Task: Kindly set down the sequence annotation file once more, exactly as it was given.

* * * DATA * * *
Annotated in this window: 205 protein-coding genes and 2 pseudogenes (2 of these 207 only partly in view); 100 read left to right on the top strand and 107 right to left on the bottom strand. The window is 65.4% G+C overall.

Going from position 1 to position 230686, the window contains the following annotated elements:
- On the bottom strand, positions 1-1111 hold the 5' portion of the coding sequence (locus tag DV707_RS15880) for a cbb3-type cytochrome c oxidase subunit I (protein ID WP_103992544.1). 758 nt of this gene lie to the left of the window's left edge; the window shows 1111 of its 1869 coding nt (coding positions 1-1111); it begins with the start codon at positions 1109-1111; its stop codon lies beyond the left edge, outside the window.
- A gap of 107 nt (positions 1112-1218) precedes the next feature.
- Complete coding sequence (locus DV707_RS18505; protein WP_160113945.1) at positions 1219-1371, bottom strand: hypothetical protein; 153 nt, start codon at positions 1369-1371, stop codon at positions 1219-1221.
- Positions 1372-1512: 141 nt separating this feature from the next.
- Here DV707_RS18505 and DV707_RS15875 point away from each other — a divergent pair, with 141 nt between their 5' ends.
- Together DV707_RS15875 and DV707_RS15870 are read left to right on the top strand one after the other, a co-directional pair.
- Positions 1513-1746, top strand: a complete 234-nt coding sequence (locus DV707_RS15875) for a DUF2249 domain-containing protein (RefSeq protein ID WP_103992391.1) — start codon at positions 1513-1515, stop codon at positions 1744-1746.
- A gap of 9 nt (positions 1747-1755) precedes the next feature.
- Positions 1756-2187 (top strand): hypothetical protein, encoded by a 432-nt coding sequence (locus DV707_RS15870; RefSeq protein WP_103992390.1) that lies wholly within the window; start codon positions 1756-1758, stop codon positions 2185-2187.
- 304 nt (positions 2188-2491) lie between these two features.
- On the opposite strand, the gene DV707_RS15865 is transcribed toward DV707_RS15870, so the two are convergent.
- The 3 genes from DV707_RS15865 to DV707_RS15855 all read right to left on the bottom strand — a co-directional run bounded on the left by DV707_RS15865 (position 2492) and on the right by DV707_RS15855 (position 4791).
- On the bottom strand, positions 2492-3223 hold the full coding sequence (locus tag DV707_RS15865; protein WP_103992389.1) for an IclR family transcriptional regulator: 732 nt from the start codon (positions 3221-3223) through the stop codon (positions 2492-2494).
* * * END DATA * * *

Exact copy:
Annotated in this window: 205 protein-coding genes and 2 pseudogenes (2 of these 207 only partly in view); 100 read left to right on the top strand and 107 right to left on the bottom strand. The window is 65.4% G+C overall.

Going from position 1 to position 230686, the window contains the following annotated elements:
- On the bottom strand, positions 1-1111 hold the 5' portion of the coding sequence (locus tag DV707_RS15880) for a cbb3-type cytochrome c oxidase subunit I (protein ID WP_103992544.1). 758 nt of this gene lie to the left of the window's left edge; the window shows 1111 of its 1869 coding nt (coding positions 1-1111); it begins with the start codon at positions 1109-1111; its stop codon lies beyond the left edge, outside the window.
- A gap of 107 nt (positions 1112-1218) precedes the next feature.
- Complete coding sequence (locus DV707_RS18505; protein WP_160113945.1) at positions 1219-1371, bottom strand: hypothetical protein; 153 nt, start codon at positions 1369-1371, stop codon at positions 1219-1221.
- Positions 1372-1512: 141 nt separating this feature from the next.
- Here DV707_RS18505 and DV707_RS15875 point away from each other — a divergent pair, with 141 nt between their 5' ends.
- Together DV707_RS15875 and DV707_RS15870 are read left to right on the top strand one after the other, a co-directional pair.
- Positions 1513-1746, top strand: a complete 234-nt coding sequence (locus DV707_RS15875) for a DUF2249 domain-containing protein (RefSeq protein ID WP_103992391.1) — start codon at positions 1513-1515, stop codon at positions 1744-1746.
- A gap of 9 nt (positions 1747-1755) precedes the next feature.
- Positions 1756-2187 (top strand): hypothetical protein, encoded by a 432-nt coding sequence (locus DV707_RS15870; RefSeq protein WP_103992390.1) that lies wholly within the window; start codon positions 1756-1758, stop codon positions 2185-2187.
- 304 nt (positions 2188-2491) lie between these two features.
- On the opposite strand, the gene DV707_RS15865 is transcribed toward DV707_RS15870, so the two are convergent.
- The 3 genes from DV707_RS15865 to DV707_RS15855 all read right to left on the bottom strand — a co-directional run bounded on the left by DV707_RS15865 (position 2492) and on the right by DV707_RS15855 (position 4791).
- On the bottom strand, positions 2492-3223 hold the full coding sequence (locus tag DV707_RS15865; protein WP_103992389.1) for an IclR family transcriptional regulator: 732 nt from the start codon (positions 3221-3223) through the stop codon (positions 2492-2494).